The fall in world oil prices is slashing the revenues of the US-backed regime in Iraq, with immense implications for the mass of the Iraqi people, who face no improvement in the nightmarish conditions of life.

Letters on Bush’s trip to Iraq

20 December 2008

A selection of recent letters sent to the World Socialist Web Site on Bush’s “victory” visit to Iraq.

Iraqi government seeks criminal prosecution of anti-Bush protestor

By James Cogan, 17 December 2008

Muntadhar al-Zaidi, the 29-year-old journalist who hurled his shoes at George Bush during a press conference on Sunday, was hauled before an investigating judge of the Central Criminal Court in Baghdad yesterday.

Bush’s “victory” visit to Iraq meets with contempt and protest

By Bill Van Auken, 16 December 2008

After years of the Bush administration’s attempts to control the images of the Iraq war, an Iraqi journalist turned the tables Sunday through an act of protest that drew broad popular support throughout the Arab world.

Security agreements mean Iraq occupation will continue to 2012 and beyond

By James Cogan, 4 December 2008

The Iraqi parliament’s ratification of a status of forces agreement and “Strategic Framework” with the US on November 27 ensures the ongoing occupation of the country and formalises its status as a US client state.

US-Iraq security agreement set to be ratified

By James Cogan, 19 November 2008

The cabinet of Iraqi Prime Minister Nouri al-Maliki has accepted the final draft of a bilateral security agreement with the United States and it will be voted on in the parliament next Monday.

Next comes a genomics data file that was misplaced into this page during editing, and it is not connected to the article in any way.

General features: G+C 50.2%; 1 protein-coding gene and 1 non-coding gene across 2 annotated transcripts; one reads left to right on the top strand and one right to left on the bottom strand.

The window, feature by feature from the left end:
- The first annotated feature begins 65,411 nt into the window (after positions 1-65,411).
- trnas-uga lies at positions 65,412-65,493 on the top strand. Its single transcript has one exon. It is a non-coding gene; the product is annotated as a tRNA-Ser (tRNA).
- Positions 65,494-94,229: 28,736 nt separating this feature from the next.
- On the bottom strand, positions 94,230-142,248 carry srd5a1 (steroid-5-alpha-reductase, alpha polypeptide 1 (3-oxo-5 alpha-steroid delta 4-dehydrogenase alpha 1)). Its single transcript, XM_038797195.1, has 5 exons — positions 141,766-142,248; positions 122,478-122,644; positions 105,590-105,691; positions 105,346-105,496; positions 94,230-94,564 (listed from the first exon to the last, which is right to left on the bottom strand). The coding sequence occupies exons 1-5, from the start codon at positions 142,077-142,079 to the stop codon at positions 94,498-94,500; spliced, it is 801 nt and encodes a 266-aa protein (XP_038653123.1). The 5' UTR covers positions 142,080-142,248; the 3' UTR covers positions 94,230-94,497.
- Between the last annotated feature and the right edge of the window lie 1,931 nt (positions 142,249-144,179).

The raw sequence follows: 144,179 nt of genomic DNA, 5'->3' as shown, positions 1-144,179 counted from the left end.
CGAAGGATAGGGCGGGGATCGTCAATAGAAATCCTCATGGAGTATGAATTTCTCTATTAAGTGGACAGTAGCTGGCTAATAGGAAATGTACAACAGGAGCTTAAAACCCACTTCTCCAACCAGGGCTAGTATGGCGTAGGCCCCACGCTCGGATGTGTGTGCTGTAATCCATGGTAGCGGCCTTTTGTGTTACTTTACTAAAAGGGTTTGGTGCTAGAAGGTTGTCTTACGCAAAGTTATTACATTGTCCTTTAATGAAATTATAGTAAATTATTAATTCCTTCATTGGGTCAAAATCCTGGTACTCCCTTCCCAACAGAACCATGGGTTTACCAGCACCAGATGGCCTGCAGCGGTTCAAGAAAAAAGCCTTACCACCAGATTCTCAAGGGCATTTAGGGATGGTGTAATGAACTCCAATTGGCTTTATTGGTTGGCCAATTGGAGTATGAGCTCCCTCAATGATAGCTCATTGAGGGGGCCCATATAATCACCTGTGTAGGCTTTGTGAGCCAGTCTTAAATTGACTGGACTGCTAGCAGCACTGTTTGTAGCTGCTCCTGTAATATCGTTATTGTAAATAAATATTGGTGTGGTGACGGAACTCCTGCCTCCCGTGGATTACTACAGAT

Iraqi cabinet stalls on US security agreement

By James Cogan, 31 October 2008

Progress toward the signing of a bilateral US-Iraqi security agreement sanctioning a continued American military presence in Iraq has halted again.

Iraqis protest against proposed security agreement with US

By James Cogan, 21 October 2008

Tens of thousands of Iraqis marched from the working class districts of Sadr City to the centre of Baghdad on Saturday to denounce moves by the Iraqi government of Prime Minister Nouri al-Maliki to finalise a security agreement with the Bush administration.

Iraq parliament enacts partial provincial election law

By James Cogan, 3 October 2008

Any global economic downturn will inevitably deepen the social divide, setting the stage for volatile eruptions of political discontent and opposition against both the US presence and all the factions of the Iraqi elite.

Iraq: Handover in devastated Anbar hailed as a victory

By James Cogan, 6 September 2008

The ceremony held last Monday to formally transfer Anbar province to Iraqi government forces is being held up by the most vociferous defenders of the Iraq war as the crowning glory of the Bush administration’s “surge."

Provincial election delay in Iraq heightens ethnic tensions in Kirkuk